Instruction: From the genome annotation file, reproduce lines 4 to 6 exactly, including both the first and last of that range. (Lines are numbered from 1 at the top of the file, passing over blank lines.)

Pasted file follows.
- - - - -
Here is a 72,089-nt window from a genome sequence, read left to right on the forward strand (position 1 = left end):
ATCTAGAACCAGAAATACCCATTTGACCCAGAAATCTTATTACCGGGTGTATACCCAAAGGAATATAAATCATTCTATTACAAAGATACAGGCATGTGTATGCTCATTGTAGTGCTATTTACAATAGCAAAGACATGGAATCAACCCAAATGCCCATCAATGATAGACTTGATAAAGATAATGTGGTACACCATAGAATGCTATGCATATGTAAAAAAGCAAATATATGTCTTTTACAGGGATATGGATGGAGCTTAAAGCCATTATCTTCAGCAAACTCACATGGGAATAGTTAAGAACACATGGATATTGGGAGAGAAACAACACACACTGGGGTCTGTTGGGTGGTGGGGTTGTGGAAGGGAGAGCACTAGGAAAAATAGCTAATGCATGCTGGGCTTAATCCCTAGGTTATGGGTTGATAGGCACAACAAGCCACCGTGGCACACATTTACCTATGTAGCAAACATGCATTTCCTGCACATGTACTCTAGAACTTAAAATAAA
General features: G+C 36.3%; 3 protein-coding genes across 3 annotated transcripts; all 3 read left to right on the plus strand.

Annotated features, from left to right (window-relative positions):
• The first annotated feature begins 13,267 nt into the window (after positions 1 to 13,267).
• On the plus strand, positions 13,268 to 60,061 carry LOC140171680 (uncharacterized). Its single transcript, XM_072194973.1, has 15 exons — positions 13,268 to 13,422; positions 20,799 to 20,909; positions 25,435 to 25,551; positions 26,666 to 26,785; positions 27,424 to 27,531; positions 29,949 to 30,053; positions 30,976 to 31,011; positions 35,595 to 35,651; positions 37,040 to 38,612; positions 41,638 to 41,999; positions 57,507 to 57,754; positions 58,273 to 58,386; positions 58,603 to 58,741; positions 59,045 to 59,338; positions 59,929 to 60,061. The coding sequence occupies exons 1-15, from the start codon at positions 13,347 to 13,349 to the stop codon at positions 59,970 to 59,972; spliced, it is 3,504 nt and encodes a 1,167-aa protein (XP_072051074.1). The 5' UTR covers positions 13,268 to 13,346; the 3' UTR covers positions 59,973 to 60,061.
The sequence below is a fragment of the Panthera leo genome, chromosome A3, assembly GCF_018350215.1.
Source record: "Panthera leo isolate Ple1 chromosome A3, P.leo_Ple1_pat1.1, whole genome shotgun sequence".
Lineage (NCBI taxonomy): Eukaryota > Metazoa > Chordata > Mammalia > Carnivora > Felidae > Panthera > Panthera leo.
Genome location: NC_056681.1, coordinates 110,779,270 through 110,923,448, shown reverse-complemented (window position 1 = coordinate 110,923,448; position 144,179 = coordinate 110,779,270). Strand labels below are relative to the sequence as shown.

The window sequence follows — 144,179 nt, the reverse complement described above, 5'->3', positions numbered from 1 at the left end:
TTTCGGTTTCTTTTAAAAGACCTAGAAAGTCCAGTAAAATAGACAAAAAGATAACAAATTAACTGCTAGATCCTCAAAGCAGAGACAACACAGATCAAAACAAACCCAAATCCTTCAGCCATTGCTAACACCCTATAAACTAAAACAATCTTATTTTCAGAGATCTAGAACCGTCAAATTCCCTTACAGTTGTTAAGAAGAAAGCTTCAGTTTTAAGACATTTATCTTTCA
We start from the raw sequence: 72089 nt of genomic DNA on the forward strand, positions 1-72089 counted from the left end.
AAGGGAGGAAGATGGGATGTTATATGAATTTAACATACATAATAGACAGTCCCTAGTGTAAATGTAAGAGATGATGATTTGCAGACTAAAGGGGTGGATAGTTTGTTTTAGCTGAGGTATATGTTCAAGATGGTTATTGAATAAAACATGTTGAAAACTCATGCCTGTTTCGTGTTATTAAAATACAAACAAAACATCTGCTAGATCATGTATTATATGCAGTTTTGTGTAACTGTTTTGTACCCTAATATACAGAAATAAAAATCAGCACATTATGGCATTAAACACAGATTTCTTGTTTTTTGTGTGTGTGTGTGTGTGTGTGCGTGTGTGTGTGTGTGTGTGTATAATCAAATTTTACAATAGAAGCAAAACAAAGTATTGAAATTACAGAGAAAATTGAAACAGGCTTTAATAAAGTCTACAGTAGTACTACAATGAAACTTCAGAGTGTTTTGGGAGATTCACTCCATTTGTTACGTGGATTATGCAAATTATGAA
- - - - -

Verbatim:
Annotated features, from left to right (window-relative positions):
• The first annotated feature begins 13,267 nt into the window (after positions 1 to 13,267).
• On the plus strand, positions 13,268 to 60,061 carry LOC140171680 (uncharacterized). Its single transcript, XM_072194973.1, has 15 exons — positions 13,268 to 13,422; positions 20,799 to 20,909; positions 25,435 to 25,551; positions 26,666 to 26,785; positions 27,424 to 27,531; positions 29,949 to 30,053; positions 30,976 to 31,011; positions 35,595 to 35,651; positions 37,040 to 38,612; positions 41,638 to 41,999; positions 57,507 to 57,754; positions 58,273 to 58,386; positions 58,603 to 58,741; positions 59,045 to 59,338; positions 59,929 to 60,061. The coding sequence occupies exons 1-15, from the start codon at positions 13,347 to 13,349 to the stop codon at positions 59,970 to 59,972; spliced, it is 3,504 nt and encodes a 1,167-aa protein (XP_072051074.1). The 5' UTR covers positions 13,268 to 13,346; the 3' UTR covers positions 59,973 to 60,061.